What if one of the shibboleths of our time is wrong? For years I’ve read that incomes have declined for everyone not in the top one percent since the late seventies. But a new study says that median household income increased for everyone under Reagan and Clinton:
Robert J Shapiro, a former economic adviser to Bill Clinton who now runs the Sonecon consultancy in Washington, grabbed the opportunity to look at the raw census data when the US statistical office published it a few years ago.
He tracked the median incomes of average households as they travelled through the decades, checking on the progress of men versus women, Hispanic people versus black and white people, college graduates and different age groups. The report presents us with a more nuanced picture of the workforce and how it has fared.
He found that the 1980s boom, which gained traction in the middle of the decade, boosted the wages of all but the oldest group of workers. So large, steady income gains characterised the average household whether they were headed by men or women, or by people with high school diplomas or college degrees, whatever their ethnicity.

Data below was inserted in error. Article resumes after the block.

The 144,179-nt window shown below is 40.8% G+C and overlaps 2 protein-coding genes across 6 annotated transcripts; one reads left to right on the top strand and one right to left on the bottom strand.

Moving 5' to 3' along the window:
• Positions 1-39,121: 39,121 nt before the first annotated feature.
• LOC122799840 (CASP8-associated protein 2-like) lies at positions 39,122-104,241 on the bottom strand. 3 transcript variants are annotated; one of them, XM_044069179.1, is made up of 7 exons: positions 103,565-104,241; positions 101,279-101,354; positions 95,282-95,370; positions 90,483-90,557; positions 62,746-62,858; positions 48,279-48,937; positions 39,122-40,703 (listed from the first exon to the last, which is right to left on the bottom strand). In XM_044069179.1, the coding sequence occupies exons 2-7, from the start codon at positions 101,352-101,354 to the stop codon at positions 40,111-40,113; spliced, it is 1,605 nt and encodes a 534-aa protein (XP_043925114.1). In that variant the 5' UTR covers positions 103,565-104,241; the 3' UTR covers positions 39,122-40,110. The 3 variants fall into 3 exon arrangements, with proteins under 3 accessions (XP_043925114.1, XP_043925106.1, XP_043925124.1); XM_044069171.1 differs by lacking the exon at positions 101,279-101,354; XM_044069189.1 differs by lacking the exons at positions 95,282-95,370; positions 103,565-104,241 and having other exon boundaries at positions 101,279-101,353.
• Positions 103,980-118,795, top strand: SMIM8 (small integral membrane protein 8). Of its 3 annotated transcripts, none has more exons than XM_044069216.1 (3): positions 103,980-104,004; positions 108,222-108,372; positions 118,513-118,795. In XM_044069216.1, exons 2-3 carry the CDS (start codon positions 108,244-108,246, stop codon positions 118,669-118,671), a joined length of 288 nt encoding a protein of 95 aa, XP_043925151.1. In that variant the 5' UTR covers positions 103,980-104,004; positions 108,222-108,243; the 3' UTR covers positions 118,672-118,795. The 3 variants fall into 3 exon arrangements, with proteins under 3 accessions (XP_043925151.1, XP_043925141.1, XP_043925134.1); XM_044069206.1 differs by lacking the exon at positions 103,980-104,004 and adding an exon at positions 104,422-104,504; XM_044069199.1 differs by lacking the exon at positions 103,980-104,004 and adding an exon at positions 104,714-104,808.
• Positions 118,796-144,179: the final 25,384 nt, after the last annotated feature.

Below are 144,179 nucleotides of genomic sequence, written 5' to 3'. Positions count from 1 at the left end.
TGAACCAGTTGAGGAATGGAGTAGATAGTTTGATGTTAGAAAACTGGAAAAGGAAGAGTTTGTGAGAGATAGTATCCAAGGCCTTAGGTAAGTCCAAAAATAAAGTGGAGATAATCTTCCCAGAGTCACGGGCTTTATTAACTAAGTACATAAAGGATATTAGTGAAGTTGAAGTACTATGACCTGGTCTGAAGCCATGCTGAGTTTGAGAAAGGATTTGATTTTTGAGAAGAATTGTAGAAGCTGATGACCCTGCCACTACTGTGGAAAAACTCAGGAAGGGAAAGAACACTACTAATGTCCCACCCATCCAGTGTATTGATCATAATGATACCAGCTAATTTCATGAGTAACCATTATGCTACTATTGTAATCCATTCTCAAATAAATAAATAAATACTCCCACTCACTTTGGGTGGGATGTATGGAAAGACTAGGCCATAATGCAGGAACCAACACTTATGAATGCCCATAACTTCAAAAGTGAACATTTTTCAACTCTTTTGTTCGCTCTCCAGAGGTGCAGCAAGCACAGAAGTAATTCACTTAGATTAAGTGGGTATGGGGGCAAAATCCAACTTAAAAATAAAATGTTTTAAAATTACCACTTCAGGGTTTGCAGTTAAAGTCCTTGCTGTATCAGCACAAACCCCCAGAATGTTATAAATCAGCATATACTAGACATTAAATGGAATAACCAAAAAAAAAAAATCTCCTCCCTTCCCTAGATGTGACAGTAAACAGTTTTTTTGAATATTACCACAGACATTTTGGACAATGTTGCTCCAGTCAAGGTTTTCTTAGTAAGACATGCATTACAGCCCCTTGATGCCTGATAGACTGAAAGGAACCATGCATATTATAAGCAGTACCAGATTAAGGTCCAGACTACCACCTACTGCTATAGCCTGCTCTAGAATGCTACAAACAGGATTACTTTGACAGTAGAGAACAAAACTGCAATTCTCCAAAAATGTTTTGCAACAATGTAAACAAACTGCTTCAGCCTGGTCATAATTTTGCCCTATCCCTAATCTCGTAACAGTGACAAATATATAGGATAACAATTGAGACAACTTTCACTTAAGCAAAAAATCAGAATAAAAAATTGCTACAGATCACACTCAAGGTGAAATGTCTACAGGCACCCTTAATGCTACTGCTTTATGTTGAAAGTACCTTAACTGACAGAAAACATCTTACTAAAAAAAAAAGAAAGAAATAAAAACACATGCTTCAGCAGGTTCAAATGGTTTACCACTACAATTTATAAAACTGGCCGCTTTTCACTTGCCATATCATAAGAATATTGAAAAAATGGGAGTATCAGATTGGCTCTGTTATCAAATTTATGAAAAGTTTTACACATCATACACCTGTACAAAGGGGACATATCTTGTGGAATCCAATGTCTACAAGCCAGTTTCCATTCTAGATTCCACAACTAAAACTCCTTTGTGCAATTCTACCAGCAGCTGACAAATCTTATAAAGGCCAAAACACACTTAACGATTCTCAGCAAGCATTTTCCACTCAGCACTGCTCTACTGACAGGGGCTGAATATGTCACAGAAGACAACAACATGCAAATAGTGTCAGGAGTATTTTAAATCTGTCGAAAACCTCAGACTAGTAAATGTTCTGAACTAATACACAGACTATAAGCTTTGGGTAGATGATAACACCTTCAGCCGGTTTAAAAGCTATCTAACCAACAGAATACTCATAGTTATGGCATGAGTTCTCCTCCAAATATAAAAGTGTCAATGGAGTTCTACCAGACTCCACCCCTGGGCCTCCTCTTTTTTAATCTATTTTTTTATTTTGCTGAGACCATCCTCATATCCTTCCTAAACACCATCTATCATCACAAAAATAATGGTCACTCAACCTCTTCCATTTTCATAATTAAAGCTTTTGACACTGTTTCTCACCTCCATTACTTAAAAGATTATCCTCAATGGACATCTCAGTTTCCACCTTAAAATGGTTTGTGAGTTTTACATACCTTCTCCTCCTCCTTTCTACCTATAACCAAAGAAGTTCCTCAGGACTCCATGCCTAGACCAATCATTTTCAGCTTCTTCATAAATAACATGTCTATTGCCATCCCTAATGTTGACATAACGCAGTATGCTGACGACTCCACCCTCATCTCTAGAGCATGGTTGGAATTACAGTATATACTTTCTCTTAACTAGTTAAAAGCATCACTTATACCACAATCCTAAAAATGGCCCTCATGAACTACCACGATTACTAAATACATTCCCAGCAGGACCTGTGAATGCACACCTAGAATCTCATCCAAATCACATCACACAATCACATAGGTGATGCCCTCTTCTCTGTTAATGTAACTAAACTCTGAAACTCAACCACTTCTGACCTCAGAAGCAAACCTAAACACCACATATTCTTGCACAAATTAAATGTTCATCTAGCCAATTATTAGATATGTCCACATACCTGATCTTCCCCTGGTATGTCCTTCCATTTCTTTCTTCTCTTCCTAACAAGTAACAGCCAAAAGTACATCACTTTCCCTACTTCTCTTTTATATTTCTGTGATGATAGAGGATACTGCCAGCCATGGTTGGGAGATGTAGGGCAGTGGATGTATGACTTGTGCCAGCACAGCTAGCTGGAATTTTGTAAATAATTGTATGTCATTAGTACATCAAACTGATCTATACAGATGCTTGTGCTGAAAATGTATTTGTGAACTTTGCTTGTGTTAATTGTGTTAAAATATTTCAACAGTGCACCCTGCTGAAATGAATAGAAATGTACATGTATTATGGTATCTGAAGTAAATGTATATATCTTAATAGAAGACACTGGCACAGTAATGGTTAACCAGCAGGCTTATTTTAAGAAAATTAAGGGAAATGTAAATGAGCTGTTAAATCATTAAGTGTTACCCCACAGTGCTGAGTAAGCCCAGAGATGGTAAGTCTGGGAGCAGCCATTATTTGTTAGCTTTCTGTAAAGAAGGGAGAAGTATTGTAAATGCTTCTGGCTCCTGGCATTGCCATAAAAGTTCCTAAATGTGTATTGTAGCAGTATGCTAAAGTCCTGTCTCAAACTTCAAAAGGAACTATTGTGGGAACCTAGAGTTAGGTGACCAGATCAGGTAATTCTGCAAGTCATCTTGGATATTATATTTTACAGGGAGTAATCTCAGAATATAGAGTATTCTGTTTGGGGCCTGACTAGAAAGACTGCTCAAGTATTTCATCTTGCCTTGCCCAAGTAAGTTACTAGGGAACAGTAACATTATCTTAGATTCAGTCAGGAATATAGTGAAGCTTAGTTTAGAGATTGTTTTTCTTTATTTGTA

As Shapiro said: “This evidence contradicts the narrative told by those who track the value of aggregate income from the 1970s to present the claim that most Americans have made little progress for decades.”
The momentum dissipated in the first Bush presidency between 1989 and 1993 and accelerated again in the Clinton years before running out of steam in the early 2000s.
Where we find consensus is, where else, the George W. Bush administration’s policies of tax and interest rate deductions.
The article errs in placing Donald Trump and Bernie Sanders in a binary. Trump has no policies. Insofar as he does, the record puts him closer to Sanders than to any GOP candidate. Furthermore, under Reagan the non-rich saw more money drain after Social Security and so-called sin taxes. Clinton’s mild palliatives in 1993 were Reaganism with a Democratic face.